cross-posted from David Bollier's blog
It takes a lot of effort by small-scale commons to get started, especially to raise and manage money, negotiate budgets, pay people, comply with tax laws, etc. That got easier with the rise of Open Collective, a new type of platform nonprofit that helps many types of collectives gather and spend money transparently.
You can consider Open Collective an infrastructure for commoning -- a backend system that makes it easier and more normal for people to manage money fairly, collectively, and with open accountability.
In the latest episode of Frontiers of Commoning, I speak with Alanna Irving, Chief Operating Officer of Open Collective, a nonprofit that handles the complicated, messy administrative and financial work for small, often-underfunded collectives. This work includes handling donations, providing fiscal sponsorship, making payments, and so forth, which are often too costly and complex for mutual aid groups, cooperatives, commons, and other small projects to manage.
Irving comes to the challenges of network-based governance with a wealth of firsthand experience. She was an early member of Enspiral, the pioneering New Zealand group that developed new organizational structures and culture for their online community. That project had two notable offshoots that helped pave the way for Open Collective: the software platforms known as Loomio, for group deliberation and decision making, and Cobudget, an app for managing shared spending and allocations of money within a collective.
As an early participant in this journey, Irving became an expert in "distributed leadership" and peer governance in horizontal, networked organizations striving to live by open source principles. She also learned about cooperative governance.... technology that is designed to be participatory.... and radically collaborative uses of money.
Irving believes that it is entirely possible for people to self-manage themselves on horizontal networks, eliciting a diversity of talent and nurturing people's personal growth while serving the common good. But this challenge usually requires "hacking organizational structures with our values," as she puts it.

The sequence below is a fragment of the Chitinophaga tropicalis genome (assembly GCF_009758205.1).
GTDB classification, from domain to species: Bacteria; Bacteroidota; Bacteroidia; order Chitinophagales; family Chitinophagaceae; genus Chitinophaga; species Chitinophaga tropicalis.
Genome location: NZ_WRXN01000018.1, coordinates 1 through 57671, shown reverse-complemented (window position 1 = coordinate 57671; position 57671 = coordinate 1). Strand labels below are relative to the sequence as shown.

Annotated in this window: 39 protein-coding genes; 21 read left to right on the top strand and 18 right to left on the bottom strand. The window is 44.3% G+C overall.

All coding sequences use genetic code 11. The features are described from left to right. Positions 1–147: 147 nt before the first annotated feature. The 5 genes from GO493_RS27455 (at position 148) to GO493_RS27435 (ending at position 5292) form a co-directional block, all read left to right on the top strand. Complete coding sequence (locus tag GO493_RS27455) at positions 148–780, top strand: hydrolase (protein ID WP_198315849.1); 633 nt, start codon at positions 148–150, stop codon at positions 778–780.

People also need to learn how to "harness the dark side of money and bring it into the light," and to deal frankly with issues of power. Irving has found that, in managing money and risk, "it's very helpful to do it together" because "I'm personally risk-averse. What I've found is that, if I can do it together with others, then I can actually take risks."
The same idea holds true for power. If the issues are frankly addressed, everyone's talent and initiative can shine in different ways, without relationships getting caught up in controversies about power inequities.
Open Collective helps reduce the risks and opacity of money-management by figuring out the many legal, financial, and tax complexities that small groups must navigate. Then it tries to help design legal and financial systems that are more aligned with the values of progressive-change organizations than, say, a corporation or a bank.
Started six years ago, Open Collective is now stable, breaking even financially, and growing in size as interest in its backend services surges. But the venture does not aspire to be an investor-driven, profit-maximizing success. It wants to be an infrastructure owned by its users. So the executive team is actively exploring an "Exit to Community" ownership plan at some point. This is a shared-wealth alternative to the standard IPO [Initial Public Offering] that is routinely that investors typically use to liquidate their investments and make serious money.
In addition, Open Collective is engaged in a "learning in public" process with its community of users to figure out how they should organizationally structure and govern themselves after an Exit to Community shift of ownership. Should Open Collective become, for example, a cooperative, a perpetual purpose trust, or a DAO [digital autonomous organization]?
As all this suggests, Open Collective does not want to be a merely transactional market enterprise, but one that fosters social solidarity, co-learning and peer governance in the course of managing money.
This is a real frontier for many small collectives, so it's a pleasure to see Open Collective thriving, growing, and dealing candidly with the complicated challenges. I find it thrilling to encounter such a promising infrastructure to enable commoning.
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